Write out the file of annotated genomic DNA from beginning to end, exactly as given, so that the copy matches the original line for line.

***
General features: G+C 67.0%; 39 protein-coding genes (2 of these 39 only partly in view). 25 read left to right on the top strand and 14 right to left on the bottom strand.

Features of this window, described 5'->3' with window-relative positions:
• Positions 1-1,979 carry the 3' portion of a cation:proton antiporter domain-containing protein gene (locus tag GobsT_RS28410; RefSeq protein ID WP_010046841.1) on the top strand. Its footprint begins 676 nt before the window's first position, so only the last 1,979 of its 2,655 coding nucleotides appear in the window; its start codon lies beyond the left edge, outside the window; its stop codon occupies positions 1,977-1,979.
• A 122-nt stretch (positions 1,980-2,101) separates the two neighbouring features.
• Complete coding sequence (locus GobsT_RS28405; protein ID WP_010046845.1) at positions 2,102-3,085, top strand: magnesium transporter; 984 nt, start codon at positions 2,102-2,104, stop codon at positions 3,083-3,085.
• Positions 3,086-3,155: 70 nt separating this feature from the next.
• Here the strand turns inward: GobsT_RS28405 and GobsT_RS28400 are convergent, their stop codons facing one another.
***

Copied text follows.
General features: G+C 67.0%; 39 protein-coding genes (2 of these 39 only partly in view). 25 read left to right on the top strand and 14 right to left on the bottom strand.

Features of this window, described 5'->3' with window-relative positions:
• Positions 1-1,979 carry the 3' portion of a cation:proton antiporter domain-containing protein gene (locus tag GobsT_RS28410; RefSeq protein ID WP_010046841.1) on the top strand. Its footprint begins 676 nt before the window's first position, so only the last 1,979 of its 2,655 coding nucleotides appear in the window; its start codon lies beyond the left edge, outside the window; its stop codon occupies positions 1,977-1,979.
• A 122-nt stretch (positions 1,980-2,101) separates the two neighbouring features.
• Complete coding sequence (locus GobsT_RS28405; protein ID WP_010046845.1) at positions 2,102-3,085, top strand: magnesium transporter; 984 nt, start codon at positions 2,102-2,104, stop codon at positions 3,083-3,085.
• Positions 3,086-3,155: 70 nt separating this feature from the next.
• Here the strand turns inward: GobsT_RS28405 and GobsT_RS28400 are convergent, their stop codons facing one another.